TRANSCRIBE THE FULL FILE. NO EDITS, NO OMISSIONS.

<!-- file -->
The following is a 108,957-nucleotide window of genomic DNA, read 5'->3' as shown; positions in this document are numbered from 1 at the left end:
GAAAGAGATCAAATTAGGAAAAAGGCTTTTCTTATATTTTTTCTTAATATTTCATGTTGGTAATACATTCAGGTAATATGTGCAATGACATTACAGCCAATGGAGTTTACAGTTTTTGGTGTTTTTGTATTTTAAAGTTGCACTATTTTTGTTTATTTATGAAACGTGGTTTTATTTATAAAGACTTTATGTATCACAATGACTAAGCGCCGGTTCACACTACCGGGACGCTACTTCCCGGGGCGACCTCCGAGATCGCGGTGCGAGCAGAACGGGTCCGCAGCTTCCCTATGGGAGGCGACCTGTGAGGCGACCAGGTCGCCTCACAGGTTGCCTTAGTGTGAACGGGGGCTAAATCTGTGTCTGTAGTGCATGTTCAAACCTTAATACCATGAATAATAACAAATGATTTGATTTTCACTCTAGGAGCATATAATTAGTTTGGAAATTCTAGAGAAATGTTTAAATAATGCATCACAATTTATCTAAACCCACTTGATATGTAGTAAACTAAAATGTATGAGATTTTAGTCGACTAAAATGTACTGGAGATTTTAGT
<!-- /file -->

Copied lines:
The following is a 108,957-nucleotide window of genomic DNA, read 5'->3' as shown; positions in this document are numbered from 1 at the left end:
GAAAGAGATCAAATTAGGAAAAAGGCTTTTCTTATATTTTTTCTTAATATTTCATGTTGGTAATACATTCAGGTAATATGTGCAATGACATTACAGCCAATGGAGTTTACAGTTTTTGGTGTTTTTGTATTTTAAAGTTGCACTATTTTTGTTTATTTATGAAACGTGGTTTTATTTATAAAGACTTTATGTATCACAATGACTAAGCGCCGGTTCACACTACCGGGACGCTACTTCCCGGGGCGACCTCCGAGATCGCGGTGCGAGCAGAACGGGTCCGCAGCTTCCCTATGGGAGGCGACCTGTGAGGCGACCAGGTCGCCTCACAGGTTGCCTTAGTGTGAACGGGGGCTAAATCTGTGTCTGTAGTGCATGTTCAAACCTTAATACCATGAATAATAACAAATGATTTGATTTTCACTCTAGGAGCATATAATTAGTTTGGAAATTCTAGAGAAATGTTTAAATAATGCATCACAATTTATCTAAACCCACTTGATATGTAGTAAACTAAAATGTATGAGATTTTAGTCGACTAAAATGTACTGGAGATTTTAGT